Anabelle: I don’t necessarily focus exclusively on but I do have a special knit with couples but I always wanted to be a therapist. I was always interested in psychology and I really want a specialize in healthy childbirth for happy, good Christian monogamous marriage and when my own marriage was crumbling apart and I found myself questioning my values , my beliefs on marriage and what it takes to make it work and whether or not you should stay in a broken marriage when the other person is not doing the work and that had a huge impact on me and so I figured, well, divorce is painful and scary and if I can help other couples navigate those waters and maybe even avoid now that I know the warning then I’ll would’ve made something good out of that.
Perry: That’s a great motivation there and inspiration. What is it that you do to clear your head and get a fresh start in your day?
Anabelle: You’re gonna to laugh but I actually watch old movies and old T.V shows , I really enjoy the Dick Van dyke and I really have to completely unplug from therapy and from the books and the podcasts and the training videos . I have to unplug from that and just escape and my escape is T.V specifically shows for the black and white era.
Perry: That might be one of the best escape mechanism I’ve heard yet on the show here.
Perry: What are some tools you’ve used to leverage the power of technology in your private practice so that technology is no longer a hurdle but instead an asset for you?
Anabelle: Well again, I think the biggest asset I’ve learned is how to properly used SEO and again the true function of your website, I had the myth again that it was like your business card and it’s not so I learned to leverage my online website so that it’s working for me and not just sitting there.
Perry: That is so important there. You need to make your assets work for you.
Perry: What’s a quote you’ve hold near and dear, something that’s help formulate your perspective on life or has inspired or motivated you?
Anabelle: It is a quote ironically enough by Dr. Laura Schlesinger whom I don’t always agree with and obviously ethically, she has no business calling herself Dr. Laura because her Ph.D. is in kinesiology but aside from that she has an really amazing quote in one of her books and it says, “history is not destiny, everybody has free will to overcome, grow and change,” and I use that with my clients all the time. You know that history is not destiny part is really key cause people sometimes feel trapped by their past and that’s it dooming their future and it doesn’t have to.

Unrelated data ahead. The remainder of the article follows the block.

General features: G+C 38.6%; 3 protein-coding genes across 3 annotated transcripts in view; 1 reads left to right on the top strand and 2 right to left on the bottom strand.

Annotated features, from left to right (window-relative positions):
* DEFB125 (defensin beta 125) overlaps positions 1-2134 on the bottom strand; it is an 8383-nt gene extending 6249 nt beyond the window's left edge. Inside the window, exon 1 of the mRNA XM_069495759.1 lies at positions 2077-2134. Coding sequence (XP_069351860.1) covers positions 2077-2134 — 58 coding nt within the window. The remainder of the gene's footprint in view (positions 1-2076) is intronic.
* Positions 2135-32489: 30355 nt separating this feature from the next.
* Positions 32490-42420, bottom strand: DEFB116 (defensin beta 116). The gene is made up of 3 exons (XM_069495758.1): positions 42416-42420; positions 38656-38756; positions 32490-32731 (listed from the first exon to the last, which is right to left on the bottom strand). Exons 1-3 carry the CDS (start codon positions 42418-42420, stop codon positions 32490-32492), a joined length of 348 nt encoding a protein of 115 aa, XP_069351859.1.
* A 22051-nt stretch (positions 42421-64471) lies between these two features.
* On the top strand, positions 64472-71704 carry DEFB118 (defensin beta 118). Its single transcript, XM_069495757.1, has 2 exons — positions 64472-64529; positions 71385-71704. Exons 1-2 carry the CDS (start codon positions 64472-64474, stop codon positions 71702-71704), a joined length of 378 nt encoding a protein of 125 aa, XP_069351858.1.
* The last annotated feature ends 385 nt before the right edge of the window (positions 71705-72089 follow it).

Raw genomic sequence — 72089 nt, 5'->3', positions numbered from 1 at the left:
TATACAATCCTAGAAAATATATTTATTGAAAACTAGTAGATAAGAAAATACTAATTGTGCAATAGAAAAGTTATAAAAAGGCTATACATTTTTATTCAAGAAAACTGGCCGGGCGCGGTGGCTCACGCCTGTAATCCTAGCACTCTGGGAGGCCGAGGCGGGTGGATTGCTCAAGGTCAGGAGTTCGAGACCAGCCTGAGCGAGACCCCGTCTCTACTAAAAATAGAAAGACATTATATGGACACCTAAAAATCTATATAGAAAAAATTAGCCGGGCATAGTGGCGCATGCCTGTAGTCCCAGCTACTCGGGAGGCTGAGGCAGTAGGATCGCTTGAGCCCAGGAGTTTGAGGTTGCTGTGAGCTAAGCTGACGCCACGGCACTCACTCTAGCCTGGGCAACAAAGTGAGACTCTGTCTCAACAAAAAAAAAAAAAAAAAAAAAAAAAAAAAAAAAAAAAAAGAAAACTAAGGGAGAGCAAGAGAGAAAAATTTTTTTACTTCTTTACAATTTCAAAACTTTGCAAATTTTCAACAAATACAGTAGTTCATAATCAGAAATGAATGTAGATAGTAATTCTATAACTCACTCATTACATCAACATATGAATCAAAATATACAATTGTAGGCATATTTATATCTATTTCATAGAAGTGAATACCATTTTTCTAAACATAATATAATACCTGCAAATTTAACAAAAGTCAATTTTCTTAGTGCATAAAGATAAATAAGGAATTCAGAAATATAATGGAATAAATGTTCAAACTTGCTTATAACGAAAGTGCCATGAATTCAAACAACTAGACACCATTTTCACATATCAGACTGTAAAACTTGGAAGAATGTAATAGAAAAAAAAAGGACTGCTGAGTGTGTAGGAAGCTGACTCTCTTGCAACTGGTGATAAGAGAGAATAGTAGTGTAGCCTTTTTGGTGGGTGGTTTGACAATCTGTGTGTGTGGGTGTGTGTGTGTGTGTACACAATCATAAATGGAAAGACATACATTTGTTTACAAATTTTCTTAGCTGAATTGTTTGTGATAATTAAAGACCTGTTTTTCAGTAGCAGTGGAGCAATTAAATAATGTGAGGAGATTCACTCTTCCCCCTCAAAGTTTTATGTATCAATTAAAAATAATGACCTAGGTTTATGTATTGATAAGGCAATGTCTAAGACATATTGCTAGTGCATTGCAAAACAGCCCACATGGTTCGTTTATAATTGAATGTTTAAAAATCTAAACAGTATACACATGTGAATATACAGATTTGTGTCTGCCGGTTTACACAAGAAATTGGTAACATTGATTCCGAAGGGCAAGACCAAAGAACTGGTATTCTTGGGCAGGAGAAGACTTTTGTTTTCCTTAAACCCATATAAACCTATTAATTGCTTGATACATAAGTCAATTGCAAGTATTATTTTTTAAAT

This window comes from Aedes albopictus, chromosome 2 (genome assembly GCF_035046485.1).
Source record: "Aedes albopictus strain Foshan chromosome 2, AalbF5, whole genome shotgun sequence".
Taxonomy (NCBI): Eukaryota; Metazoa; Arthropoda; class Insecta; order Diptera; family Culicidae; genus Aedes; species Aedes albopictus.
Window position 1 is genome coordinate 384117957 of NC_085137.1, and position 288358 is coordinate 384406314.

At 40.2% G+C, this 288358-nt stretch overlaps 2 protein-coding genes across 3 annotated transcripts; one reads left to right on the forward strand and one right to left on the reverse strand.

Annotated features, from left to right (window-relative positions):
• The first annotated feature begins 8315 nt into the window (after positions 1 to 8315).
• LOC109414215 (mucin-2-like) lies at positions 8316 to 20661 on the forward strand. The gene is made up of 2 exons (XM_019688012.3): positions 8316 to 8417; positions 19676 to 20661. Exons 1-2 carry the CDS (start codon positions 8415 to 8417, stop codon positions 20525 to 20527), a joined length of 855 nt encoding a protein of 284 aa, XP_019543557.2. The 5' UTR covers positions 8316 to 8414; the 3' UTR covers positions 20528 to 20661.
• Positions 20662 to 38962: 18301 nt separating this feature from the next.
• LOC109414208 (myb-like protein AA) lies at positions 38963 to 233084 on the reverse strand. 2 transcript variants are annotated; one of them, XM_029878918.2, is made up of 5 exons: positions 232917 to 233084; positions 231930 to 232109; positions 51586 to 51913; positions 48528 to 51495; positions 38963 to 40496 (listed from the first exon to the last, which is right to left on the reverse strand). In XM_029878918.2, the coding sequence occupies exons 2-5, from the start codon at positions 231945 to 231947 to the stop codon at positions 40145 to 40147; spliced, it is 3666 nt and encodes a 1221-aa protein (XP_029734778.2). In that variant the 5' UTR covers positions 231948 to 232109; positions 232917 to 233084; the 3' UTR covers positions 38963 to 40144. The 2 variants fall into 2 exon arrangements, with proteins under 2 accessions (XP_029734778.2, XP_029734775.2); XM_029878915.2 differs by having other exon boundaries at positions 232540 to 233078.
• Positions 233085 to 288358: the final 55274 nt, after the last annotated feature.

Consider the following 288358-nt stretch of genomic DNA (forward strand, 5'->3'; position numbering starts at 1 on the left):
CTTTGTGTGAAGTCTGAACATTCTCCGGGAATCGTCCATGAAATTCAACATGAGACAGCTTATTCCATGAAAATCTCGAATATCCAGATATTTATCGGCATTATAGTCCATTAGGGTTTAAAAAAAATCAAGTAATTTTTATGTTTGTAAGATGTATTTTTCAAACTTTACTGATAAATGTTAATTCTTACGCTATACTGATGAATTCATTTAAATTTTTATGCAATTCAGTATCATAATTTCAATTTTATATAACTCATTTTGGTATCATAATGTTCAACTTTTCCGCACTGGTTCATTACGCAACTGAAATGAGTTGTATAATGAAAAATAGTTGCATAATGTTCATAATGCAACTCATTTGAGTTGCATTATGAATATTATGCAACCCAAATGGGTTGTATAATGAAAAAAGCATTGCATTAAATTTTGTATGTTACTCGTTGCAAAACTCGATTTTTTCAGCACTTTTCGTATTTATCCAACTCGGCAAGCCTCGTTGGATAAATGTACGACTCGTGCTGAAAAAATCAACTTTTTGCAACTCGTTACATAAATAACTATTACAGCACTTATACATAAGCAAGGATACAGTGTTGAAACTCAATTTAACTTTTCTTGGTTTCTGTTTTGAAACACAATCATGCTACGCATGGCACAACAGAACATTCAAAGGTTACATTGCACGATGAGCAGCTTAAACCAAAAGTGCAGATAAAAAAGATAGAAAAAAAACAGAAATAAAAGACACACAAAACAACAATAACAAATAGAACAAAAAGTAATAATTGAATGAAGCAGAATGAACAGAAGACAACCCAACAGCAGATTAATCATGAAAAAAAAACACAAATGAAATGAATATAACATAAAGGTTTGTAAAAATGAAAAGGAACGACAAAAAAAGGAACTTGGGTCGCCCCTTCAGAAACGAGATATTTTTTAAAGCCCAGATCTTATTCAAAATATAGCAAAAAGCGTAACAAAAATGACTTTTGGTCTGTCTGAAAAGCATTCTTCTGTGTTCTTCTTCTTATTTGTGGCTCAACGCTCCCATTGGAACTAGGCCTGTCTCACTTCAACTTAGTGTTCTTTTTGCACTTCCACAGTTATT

Perry: I love that right there. If you recommend one book to our audience, what would that book be?
Anabelle: Oh gosh, that’s really tough. There’s books on all kinds of things. I think one of my favorite books of any type of genre and I could recommend books at the ending, probably one of my go to books would be the art of happiness by the Dalai Lama, it a great book. I don’t specifically enough reading for pleasure. I read because I have to and I’ve always been more of a movie watcher than a book reader but that’s a book that you can skim and pull a lot out of and even the first few chapters where extremely impactful about being thankful and he really teaches you some key insights about how people, it’s changed my life. How people walk around and feel that , oh my life would be better only if I had a new car or I had raise or I had a job or I had husband or a change or a house and the thing that you need to be happy is creating a deficit and basically he says in the book that it should be the icing on the cake but not the cake so that not having it doesn’t create a deficit but when you do have it, it’s a bonus and that really changed my life.
Perry: Alright Anabelle, last question, If you move to a new city tomorrow, you don’t know anybody there and all that you had with you was your computer and 100$ dollars to start a new private practice. What is it that you would do on your very first day?
Anabelle: That’s a really strange question. I feel like that’s a trick question. Wow, what would I do on my very first day to start my private practice? I would probably call my web and have him SEO my page for the new territory that I’m in and use my computer to see who the big players are in the area and try to set up meetings and introduce and try to get involve in the community.
Perry: Great advice there, you gotta get you SEO in order. You gotta get networking in your community and start building up that reputation and of course, we’ll have for our audience listening, if you’d like to connect with Anabelle, we’ll have links to all of her websites and all the great resources she mentioned today over at brightervsion.com/session59. Anabelle, thank you so much for being so generous with time expertise and your knowledge. I know that I speak for our entire audience here when I say that we say we really value the advice you’ve provided and the therapist experience you have shared. Thanks again.
Anabelle: Thank you so much for having me.
Perry: Thank you so much for tuning in today. If you have question for us email it to us at [email protected] and if you’re interested in launching a website and getting yourself branding properly online, reach out to us Brighter Vision is the worldwide leader in therapy website design for less than 2$ dollars a day, we’ll build you a website that as unique as your practice, provide you with unlimited tech support and complementary SEO so people can actually find you online. If you’re interested, head on over to brightervision.com and drop us a line through one of our contact forms. That does it for today, thank you again for listening and we’ll see you next week.